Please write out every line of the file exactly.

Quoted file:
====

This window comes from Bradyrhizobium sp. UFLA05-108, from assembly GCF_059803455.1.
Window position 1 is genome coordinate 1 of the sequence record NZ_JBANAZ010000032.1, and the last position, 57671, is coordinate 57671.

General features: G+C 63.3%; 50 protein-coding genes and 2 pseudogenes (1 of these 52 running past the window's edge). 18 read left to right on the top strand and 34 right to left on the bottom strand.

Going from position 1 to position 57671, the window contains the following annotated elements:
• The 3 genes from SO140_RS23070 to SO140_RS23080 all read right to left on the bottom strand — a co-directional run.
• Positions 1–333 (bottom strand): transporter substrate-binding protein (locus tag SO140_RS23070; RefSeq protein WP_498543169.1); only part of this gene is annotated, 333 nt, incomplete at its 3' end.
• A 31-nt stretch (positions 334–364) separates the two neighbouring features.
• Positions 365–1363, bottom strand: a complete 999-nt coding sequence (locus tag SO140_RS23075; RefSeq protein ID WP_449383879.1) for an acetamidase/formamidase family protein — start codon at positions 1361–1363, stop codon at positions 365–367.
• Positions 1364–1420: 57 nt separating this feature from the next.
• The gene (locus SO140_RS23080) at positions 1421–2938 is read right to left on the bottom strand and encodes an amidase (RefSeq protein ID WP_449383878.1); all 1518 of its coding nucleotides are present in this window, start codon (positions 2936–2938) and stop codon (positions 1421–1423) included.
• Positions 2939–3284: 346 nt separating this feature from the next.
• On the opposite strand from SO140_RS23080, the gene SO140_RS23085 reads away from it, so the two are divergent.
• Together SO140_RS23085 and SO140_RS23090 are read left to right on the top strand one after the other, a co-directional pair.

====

This window comes from Bradyrhizobium sp. UFLA05-108, from assembly GCF_059803455.1.
Window position 1 is genome coordinate 1 of the sequence record NZ_JBANAZ010000032.1, and the last position, 57671, is coordinate 57671.

General features: G+C 63.3%; 50 protein-coding genes and 2 pseudogenes (1 of these 52 running past the window's edge). 18 read left to right on the top strand and 34 right to left on the bottom strand.

Going from position 1 to position 57671, the window contains the following annotated elements:
• The 3 genes from SO140_RS23070 to SO140_RS23080 all read right to left on the bottom strand — a co-directional run.
• Positions 1–333 (bottom strand): transporter substrate-binding protein (locus tag SO140_RS23070; RefSeq protein WP_498543169.1); only part of this gene is annotated, 333 nt, incomplete at its 3' end.
• A 31-nt stretch (positions 334–364) separates the two neighbouring features.
• Positions 365–1363, bottom strand: a complete 999-nt coding sequence (locus tag SO140_RS23075; RefSeq protein ID WP_449383879.1) for an acetamidase/formamidase family protein — start codon at positions 1361–1363, stop codon at positions 365–367.
• Positions 1364–1420: 57 nt separating this feature from the next.
• The gene (locus SO140_RS23080) at positions 1421–2938 is read right to left on the bottom strand and encodes an amidase (RefSeq protein ID WP_449383878.1); all 1518 of its coding nucleotides are present in this window, start codon (positions 2936–2938) and stop codon (positions 1421–1423) included.
• Positions 2939–3284: 346 nt separating this feature from the next.
• On the opposite strand from SO140_RS23080, the gene SO140_RS23085 reads away from it, so the two are divergent.
• Together SO140_RS23085 and SO140_RS23090 are read left to right on the top strand one after the other, a co-directional pair.